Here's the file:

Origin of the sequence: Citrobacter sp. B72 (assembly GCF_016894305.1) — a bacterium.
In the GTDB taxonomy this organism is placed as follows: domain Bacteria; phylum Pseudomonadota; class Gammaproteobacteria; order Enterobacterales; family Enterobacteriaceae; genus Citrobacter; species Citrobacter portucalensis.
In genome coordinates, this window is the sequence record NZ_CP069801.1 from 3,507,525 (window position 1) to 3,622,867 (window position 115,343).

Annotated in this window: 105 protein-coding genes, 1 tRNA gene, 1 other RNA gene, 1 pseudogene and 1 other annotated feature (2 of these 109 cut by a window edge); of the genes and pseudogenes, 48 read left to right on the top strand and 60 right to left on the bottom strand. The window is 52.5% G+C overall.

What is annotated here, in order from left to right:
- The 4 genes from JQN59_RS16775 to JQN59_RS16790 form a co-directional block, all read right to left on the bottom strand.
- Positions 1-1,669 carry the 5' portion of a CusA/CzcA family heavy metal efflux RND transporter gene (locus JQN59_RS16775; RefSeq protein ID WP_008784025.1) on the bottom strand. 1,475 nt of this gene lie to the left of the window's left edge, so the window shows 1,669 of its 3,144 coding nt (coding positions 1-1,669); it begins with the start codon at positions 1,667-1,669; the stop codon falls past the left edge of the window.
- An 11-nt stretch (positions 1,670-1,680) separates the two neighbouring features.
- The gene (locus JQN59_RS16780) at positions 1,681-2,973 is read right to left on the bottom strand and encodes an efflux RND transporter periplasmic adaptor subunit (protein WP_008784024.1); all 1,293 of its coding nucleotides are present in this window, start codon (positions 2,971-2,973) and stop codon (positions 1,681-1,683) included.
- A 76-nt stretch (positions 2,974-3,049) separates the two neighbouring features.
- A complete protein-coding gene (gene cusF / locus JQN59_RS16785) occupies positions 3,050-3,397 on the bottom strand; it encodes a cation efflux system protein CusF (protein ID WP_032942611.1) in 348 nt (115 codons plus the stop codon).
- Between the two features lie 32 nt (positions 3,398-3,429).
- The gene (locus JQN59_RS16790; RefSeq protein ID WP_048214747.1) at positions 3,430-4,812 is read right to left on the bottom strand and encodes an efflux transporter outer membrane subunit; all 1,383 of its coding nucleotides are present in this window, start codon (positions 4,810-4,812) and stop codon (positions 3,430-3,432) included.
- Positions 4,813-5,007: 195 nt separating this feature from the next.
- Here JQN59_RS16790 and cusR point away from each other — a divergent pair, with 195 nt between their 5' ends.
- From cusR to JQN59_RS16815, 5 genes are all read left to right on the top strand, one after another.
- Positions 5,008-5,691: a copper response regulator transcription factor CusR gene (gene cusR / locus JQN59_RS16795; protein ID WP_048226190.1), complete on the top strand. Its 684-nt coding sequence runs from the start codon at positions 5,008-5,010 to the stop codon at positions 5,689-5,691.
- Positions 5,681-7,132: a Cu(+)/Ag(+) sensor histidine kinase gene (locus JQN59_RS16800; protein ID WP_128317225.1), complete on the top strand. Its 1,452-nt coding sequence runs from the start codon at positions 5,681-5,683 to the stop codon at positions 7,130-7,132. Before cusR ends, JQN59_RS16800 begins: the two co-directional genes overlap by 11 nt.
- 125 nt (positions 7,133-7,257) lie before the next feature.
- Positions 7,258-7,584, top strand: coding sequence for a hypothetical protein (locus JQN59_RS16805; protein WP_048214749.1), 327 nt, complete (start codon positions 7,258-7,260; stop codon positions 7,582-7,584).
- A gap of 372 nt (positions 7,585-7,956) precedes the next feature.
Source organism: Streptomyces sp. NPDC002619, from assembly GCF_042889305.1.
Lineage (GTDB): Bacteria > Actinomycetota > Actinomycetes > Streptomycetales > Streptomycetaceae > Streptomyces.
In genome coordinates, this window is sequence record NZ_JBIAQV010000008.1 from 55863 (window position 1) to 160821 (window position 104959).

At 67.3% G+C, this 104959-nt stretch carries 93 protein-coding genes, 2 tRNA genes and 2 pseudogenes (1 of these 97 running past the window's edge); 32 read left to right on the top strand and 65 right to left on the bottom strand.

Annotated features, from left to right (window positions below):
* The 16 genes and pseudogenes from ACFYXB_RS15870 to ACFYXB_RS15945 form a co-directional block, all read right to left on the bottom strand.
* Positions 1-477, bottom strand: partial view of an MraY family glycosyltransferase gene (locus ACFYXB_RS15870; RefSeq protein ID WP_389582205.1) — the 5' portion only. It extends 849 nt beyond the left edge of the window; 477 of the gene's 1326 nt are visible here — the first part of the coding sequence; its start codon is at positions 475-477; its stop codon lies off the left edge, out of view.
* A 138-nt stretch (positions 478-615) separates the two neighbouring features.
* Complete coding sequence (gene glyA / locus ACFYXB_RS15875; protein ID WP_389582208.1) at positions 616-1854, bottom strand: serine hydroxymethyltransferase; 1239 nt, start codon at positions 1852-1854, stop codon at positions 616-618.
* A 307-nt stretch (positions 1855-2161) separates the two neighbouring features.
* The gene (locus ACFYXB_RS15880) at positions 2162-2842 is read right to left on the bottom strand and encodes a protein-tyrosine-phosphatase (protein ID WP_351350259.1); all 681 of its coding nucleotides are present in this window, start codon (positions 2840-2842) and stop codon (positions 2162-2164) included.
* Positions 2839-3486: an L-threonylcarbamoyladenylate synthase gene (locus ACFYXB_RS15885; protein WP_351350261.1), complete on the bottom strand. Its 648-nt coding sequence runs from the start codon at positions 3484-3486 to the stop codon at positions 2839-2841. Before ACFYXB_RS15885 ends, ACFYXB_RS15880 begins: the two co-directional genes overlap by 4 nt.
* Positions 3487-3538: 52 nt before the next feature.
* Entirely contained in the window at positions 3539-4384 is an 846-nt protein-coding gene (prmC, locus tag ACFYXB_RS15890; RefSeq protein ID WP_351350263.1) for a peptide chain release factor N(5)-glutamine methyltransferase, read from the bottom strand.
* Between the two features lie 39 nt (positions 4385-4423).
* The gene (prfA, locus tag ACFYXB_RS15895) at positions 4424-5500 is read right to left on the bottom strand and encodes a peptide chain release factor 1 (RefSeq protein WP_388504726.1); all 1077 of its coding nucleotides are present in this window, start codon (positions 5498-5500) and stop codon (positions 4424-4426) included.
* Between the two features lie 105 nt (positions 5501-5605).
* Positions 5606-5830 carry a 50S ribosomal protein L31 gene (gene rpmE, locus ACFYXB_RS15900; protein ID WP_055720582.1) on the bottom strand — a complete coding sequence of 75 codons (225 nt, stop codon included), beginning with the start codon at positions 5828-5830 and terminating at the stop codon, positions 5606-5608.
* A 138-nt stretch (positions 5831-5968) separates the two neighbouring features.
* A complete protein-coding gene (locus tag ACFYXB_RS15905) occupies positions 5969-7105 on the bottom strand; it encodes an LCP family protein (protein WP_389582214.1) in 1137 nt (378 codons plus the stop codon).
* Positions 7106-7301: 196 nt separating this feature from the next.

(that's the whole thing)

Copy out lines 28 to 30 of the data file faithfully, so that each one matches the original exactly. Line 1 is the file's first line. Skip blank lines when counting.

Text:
* Positions 1-477, bottom strand: partial view of an MraY family glycosyltransferase gene (locus ACFYXB_RS15870; RefSeq protein ID WP_389582205.1) — the 5' portion only. It extends 849 nt beyond the left edge of the window; 477 of the gene's 1326 nt are visible here — the first part of the coding sequence; its start codon is at positions 475-477; its stop codon lies off the left edge, out of view.
* A 138-nt stretch (positions 478-615) separates the two neighbouring features.
* Complete coding sequence (gene glyA / locus ACFYXB_RS15875; protein ID WP_389582208.1) at positions 616-1854, bottom strand: serine hydroxymethyltransferase; 1239 nt, start codon at positions 1852-1854, stop codon at positions 616-618.